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The One Thing We All Lack

And a ruler asked him, “Good Teacher, what must I do to inherit eternal life?” And Jesus said to him, “Why do you call me good? No one is good except God alone. You know the commandments: ‘Do not commit adultery, Do not murder, Do not steal, Do not bear false witness, Honor your father and mother.’ And he said, “All these I have kept from my youth.” When Jesus heard this, he said to him, “One thing you still lack. Sell all that you have and distribute to the poor, and you will have treasure in heaven; and come, follow me.” But when he heard these things, he became very sad, for he was extremely rich. Jesus, looking at him with sadness, said, “How difficult it is for those who have wealth to enter the kingdom of God!” (Luke 18:18-24 ESV)

At first glance it looks like Jesus is telling this man that all he has to do is sell all his possessions to gain eternal life.  But look closer.  Jesus is simply giving him an example of why he can’t inherit eternal life.  It’s as if I went to a NBA coach and asked him, “What must I do to be on your basketball team?”  Let’s say this coach wanted me to try and see how hopeless it would be for me to be a NBA player, and he said, “Let me see you dunk a basketball.”  I might become “very sad,” because I would realize there was no way I could dunk a basketball. Obviously, I can’t be in the NBA just because I can’t dunk a basketball— that’s just an example.  I can’t be in the NBA because my entire being would be a complete failure in a NBA game.  I don’t have what it takes.

In the same way, Jesus just took an example, an example he knew would sting this man’s heart, an example of how “no one is good except God alone,” how there was no way in his own efforts this man could merit eternal life and enter the kingdom of God.

The actual “one thing” the man lacked was the ability to value Jesus and the treasure of heaven above this world.  The man turned away, because he knew that he didn’t, indeed he couldn’t value Jesus above all.  So it is with all of us— we all lack the ability to value God above anything and everything else in our lives.  Humanity lost the ability to choose God above all the moment that Adam and Eve chose the fruit above God.

The good news of the gospel is that God has made a way for our hearts to be regenerated, a way through faith in Christ for us to be born again so that we might once again learn to cherish Him above all else.  This one thing we all lack and can never attain God Himself has graciously provided for us if we will come to Him in faith.

The Opportunity of a Lifetime

When Jesus heard this, He said to him, “One thing you still lack. Sell all that you have and distribute to the poor, and you will have treasure in heaven; and come, follow me.” But when he heard these things, he became very sad, for he was extremely rich. (Luke 18:22-23 ESV)

The rich young ruler was sad.  In fact, he was “very sad.”  However, I did not realize how sad he really was until I found the only other place in the Bible where this Greek word form is used.  Jesus uses the same word in the garden of Gethsemane:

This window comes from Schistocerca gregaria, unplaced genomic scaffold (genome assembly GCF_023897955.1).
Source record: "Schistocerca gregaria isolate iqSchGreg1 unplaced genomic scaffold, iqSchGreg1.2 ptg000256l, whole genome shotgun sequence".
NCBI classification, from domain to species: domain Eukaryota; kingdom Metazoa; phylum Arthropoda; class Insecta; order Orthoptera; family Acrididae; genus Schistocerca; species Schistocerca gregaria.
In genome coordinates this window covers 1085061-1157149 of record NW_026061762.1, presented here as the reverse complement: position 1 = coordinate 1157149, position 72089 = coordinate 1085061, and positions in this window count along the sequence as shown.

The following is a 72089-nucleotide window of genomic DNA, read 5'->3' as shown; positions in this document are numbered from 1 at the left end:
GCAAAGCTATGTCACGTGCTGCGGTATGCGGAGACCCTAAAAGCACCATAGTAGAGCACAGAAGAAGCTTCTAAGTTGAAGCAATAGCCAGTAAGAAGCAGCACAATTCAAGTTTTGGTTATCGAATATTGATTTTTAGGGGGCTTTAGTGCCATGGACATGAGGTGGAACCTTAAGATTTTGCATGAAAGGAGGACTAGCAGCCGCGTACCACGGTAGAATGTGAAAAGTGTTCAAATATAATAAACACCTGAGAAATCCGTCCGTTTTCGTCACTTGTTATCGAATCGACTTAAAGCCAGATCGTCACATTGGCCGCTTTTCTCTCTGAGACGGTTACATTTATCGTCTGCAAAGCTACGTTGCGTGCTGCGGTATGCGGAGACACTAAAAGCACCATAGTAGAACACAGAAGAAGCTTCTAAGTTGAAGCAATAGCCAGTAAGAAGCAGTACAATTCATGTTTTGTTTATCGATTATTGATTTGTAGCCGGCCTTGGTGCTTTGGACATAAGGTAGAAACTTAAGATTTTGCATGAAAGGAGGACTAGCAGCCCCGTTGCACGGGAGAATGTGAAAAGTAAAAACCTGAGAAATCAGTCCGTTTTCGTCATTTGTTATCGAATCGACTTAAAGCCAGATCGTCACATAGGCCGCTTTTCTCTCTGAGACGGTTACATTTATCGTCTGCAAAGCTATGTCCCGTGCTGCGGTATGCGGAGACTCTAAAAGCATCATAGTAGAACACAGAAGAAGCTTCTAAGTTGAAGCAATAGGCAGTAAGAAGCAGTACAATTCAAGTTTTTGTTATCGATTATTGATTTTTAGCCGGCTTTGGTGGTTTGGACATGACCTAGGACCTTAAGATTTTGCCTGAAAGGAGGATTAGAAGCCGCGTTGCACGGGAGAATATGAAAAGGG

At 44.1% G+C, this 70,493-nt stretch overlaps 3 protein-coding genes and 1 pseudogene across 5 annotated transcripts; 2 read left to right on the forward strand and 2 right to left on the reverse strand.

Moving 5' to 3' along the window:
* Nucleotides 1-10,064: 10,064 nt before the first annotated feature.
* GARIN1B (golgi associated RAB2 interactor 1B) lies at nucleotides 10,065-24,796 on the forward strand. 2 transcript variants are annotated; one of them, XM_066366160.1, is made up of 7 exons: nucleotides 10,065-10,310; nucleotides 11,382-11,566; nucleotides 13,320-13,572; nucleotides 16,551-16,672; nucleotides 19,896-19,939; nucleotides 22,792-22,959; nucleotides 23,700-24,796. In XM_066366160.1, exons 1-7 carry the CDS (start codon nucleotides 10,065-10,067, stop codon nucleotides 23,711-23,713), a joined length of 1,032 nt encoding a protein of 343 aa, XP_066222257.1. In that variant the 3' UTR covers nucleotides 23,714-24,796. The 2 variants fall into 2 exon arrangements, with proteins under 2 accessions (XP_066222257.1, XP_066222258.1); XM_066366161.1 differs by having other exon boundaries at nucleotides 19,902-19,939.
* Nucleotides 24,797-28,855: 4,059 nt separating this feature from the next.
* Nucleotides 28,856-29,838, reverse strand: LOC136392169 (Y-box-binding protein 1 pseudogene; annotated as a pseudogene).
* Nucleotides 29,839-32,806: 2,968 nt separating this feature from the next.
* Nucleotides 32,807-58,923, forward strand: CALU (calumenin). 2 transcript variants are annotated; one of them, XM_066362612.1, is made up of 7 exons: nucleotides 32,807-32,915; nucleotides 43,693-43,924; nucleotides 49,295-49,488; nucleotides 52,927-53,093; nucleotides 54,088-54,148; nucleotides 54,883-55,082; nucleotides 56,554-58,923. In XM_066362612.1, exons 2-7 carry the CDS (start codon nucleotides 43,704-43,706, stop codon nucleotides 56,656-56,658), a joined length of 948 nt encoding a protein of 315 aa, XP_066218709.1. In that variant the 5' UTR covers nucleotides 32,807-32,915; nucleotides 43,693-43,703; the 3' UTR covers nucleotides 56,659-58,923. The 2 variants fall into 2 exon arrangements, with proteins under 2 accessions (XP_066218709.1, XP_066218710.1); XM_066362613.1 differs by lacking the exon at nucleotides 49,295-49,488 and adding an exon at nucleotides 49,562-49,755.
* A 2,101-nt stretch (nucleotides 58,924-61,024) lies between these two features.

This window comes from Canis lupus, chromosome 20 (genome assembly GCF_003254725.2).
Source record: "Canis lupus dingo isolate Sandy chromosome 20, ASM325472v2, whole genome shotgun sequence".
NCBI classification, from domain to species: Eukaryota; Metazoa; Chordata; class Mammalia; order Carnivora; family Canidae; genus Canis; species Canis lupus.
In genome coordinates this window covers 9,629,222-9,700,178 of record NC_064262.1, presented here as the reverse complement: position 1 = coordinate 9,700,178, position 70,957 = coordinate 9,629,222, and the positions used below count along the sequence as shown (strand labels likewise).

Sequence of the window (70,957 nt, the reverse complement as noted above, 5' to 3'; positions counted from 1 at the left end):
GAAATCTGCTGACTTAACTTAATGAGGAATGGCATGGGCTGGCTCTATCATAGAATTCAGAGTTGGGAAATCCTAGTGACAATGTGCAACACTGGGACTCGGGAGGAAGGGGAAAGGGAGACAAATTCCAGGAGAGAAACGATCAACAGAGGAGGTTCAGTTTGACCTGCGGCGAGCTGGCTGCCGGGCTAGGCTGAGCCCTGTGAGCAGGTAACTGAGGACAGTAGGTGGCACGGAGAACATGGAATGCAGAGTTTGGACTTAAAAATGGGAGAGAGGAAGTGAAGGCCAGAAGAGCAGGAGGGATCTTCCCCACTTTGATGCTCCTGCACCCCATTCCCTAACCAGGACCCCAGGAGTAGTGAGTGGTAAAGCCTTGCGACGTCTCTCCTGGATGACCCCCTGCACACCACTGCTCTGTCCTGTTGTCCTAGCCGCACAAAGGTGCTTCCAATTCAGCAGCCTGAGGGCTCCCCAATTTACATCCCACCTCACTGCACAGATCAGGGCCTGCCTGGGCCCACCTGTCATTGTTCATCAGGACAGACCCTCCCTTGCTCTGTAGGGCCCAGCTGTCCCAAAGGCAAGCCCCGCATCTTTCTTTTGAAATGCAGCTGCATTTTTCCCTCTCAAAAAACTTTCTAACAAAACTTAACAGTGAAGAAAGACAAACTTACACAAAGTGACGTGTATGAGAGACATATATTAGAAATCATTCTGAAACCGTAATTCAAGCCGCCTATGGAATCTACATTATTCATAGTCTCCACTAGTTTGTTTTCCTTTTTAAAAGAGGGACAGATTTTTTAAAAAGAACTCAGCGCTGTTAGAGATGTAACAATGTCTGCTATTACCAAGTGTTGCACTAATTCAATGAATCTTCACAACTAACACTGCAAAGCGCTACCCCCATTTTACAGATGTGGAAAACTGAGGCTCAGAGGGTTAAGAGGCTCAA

Then Jesus said to them, “My soul is very sorrowful, even to death; remain here, and watch with me.” (Matthew 26:38)

Think about this for a minute: The rich young ruler was in the same category of sorrow (in the Greek) at the thought of giving up his riches as Jesus was at the thought of going to the cross.  

Why was this young man so distressed?

The answer is obvious: He loved money and he had lots of it. He cherished and valued his money above anything, even above his eternal soul, even above God.

Jesus gave him an opportunity, his “opportunity of a lifetime”—He told the young ruler the secret he had been searching for, He gave him the chance to have eternal life and walk with God.  All he had to do was to walk away from the one thing that he had cherished most, the one thing that he had loved with all his heart.

He had the opportunity of a lifetime.   And he chose to walk away.

But the young ruler wasn’t the only one in anguish of heart that day.  In the next verse, Luke tells us that as the ruler walked away Jesus “looked at him with sadness”—yes, the same Greek word.  Picture it: a man walking away from his Savior and eternal life because he couldn’t let go of some baubles that he could keep for only a few years, and Jesus deeply grieving because of the foolish man’s choice to embrace a lesser treasure than himself, to his own eternal dammnation.

This is exactly why Christ told us that the first and greatest commandment was that we should “love the Lord your God with all your heart and with all your soul and with all your mind.”  (Matthew 22:37).  Nothing should take the place of God in our heart; nothing should be before Him.

As we encounter Jesus, He will give us our own “opportunity of a lifetime”—He will tell us what we need to walk away from, He will show us what we are cherishing in our heart to the detriment of our love for Him.  Whenever Jesus shows us what we must give up, it will be a time of anguish.  May we choose the path of life, the path to give up whatever “riches” we hold in our heart or in our hands, and to wholeheartedly follow Jesus.